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Turckheim from the attic

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Turckheim (Alsatian: Tercka ; German: Türkheim) is a...
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Turckheim (Alsatian: Tercka ; German: Türkheim) is a commune in the Haut-Rhin department in Grand Est in north-eastern France. It lies west of Colmar, on the eastern slopes of the Vosges mountains.

Archeological finds indicate the area was already inhabited during the time of Ancient Rome. When the Germanic tribes invaded and crossed the Rhine, the Thuringii settled here, and possibly gave their name to the town: first Thorencohaime, then Thuringheim. During the High Middle Ages Thuringheim is listed as belonging in part to the abbey of Munster, an din part to the manor of Haut-Landsberg, centered in Kientzheim.

Turckheim became a free imperial city in 1312, and in 1315 the construction of ramparts was begun, which are still in good condition. It had city rights and market rights already in 1354, and from 1354 to 1679 Turckheim was part of the Décapole, a league of ten free imperial cities of the Holy Roman Empire. After the Peace of Westphalia (1648), Turckheim and the other Alsatian towns refused to swear allegiance to the French king.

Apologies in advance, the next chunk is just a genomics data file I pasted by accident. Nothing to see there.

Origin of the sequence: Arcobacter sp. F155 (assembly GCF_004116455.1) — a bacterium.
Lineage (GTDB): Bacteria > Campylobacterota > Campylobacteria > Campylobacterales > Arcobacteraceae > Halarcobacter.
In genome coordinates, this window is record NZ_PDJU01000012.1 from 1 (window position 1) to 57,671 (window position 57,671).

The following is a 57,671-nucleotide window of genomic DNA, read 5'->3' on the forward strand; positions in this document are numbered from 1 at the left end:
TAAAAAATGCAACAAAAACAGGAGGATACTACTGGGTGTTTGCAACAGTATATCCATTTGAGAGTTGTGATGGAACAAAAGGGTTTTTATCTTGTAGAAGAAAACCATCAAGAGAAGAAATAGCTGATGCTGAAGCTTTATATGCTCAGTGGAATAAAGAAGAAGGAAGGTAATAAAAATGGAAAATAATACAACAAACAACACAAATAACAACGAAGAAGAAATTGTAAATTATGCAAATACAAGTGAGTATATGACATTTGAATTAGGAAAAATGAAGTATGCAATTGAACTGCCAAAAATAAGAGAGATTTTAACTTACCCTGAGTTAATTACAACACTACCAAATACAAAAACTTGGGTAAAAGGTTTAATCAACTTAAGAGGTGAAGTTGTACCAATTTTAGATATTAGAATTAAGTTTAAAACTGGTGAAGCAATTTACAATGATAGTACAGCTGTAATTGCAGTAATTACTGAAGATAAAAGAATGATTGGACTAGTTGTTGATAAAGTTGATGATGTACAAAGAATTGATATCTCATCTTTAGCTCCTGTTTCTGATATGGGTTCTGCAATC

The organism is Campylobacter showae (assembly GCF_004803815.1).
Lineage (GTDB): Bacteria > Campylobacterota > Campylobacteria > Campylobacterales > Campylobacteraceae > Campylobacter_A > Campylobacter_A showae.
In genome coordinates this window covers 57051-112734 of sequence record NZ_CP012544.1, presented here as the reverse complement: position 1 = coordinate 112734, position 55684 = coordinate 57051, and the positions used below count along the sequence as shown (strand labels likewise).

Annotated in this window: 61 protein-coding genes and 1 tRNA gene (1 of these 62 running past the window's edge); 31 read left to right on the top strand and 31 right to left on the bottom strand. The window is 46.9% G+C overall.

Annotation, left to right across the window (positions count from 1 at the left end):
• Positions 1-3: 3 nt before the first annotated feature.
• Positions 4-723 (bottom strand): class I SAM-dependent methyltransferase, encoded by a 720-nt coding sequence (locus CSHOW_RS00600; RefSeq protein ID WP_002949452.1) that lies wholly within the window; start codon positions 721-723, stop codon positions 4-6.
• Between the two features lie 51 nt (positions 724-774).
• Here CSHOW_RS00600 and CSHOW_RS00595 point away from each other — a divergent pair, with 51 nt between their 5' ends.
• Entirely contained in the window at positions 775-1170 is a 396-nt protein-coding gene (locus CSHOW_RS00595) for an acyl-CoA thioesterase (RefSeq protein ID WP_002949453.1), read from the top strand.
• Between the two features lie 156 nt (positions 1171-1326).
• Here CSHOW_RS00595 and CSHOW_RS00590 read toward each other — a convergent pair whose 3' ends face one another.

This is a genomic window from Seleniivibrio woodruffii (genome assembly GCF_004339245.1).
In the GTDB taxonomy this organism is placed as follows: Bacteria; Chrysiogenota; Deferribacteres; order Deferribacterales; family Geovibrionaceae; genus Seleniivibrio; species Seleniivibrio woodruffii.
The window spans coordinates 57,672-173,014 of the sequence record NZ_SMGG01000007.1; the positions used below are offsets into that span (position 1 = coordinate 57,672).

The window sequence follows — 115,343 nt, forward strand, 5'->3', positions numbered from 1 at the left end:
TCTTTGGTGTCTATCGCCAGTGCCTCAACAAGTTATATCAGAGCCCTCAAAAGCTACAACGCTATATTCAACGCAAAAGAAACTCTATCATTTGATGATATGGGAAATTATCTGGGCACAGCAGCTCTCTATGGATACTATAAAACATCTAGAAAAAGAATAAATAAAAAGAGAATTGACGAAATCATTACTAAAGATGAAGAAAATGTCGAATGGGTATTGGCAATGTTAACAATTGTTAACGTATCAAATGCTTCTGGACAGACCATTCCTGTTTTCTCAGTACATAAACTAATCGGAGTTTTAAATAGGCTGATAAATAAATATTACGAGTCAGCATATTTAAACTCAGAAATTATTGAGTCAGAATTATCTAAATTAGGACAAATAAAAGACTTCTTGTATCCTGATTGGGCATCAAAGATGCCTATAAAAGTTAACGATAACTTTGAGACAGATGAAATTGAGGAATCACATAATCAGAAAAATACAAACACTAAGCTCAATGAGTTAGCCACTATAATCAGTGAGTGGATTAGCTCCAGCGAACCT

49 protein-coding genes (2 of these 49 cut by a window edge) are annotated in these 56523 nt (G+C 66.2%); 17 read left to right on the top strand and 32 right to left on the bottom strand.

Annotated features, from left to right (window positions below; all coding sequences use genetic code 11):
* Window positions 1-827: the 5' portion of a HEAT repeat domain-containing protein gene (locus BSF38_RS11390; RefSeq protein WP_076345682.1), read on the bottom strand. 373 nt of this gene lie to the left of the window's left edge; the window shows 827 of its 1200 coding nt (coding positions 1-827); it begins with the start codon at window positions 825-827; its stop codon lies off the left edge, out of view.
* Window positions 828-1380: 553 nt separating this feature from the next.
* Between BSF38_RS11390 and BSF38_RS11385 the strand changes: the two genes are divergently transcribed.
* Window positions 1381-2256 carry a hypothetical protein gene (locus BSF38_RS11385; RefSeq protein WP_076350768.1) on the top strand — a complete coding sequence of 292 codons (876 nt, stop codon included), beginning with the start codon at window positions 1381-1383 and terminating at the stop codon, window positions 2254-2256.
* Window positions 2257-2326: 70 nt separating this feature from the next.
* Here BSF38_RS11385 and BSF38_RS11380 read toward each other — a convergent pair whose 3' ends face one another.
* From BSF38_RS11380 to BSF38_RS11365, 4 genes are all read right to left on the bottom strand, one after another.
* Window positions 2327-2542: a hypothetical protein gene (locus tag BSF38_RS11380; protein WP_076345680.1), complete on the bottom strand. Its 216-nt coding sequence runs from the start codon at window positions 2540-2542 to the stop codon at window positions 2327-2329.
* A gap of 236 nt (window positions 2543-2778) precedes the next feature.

During the Franco-Dutch War, the village of Turckheim was taken by French armies led by Henri de La Tour d'Auvergne, Viscount of Turenne, who subsequently defeated armies of Austria and Brandenburg in what became known as the Battle of Turckheim (1675). Features of the village of Turckheim, especially the gates, help identify the town in a fan currently in the Fan Museum in Greenwich, England. In 1678, with the signing of the Treaties of Nijmegen, the French king assumed control over Turckheim.

In 1871, at the end of the Franco-Prussian War, the town, with the rest of the Alsace, became part of the German Empire; in 1918, it reverted to France again.

Turckheim is one of only a few remaining towns in France with a municipal night watchman, who makes the rounds at 10PM between 1 May and 31 October, and on three Saturdays preceding Christmas. Maintained for touristic reason, the position commemorates a 13th-c event in which the night watchman prevented a fire.

The traditional habitat of the Alsatian lowland, like in other regions of Germany and Northern Europe, consists of houses constructed with walls in timber framing and cob and roofing in flat tiles. This type of construction is abundant in adjacent parts of Germany and can be seen in other areas of France, but their particular abundance in Alsace is owed to several reasons:

1. The proximity to the Vosges where the wood can be found.
2. During periods of war and bubonic plague, villages were often burned down, so to prevent the collapse of the upper floors, ground floors were built of stone and upper floors built in half-timberings to prevent the spread of fire.
3. During most of the part of its history, a great part of Alsace was flooded by the Rhine every year. Half-timbered houses were easy to knock down and to move around during those times (a day was necessary to move it and a day to rebuild it in another place). (Description from Wikipedia).
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1 Comment | Report
brandonbowman Ultimate
 
brandonbowman Jul 26
I like it! Dawn or dusk?
RicardMN
RicardMN Jul 27
Dusk. Thank you Brandon!
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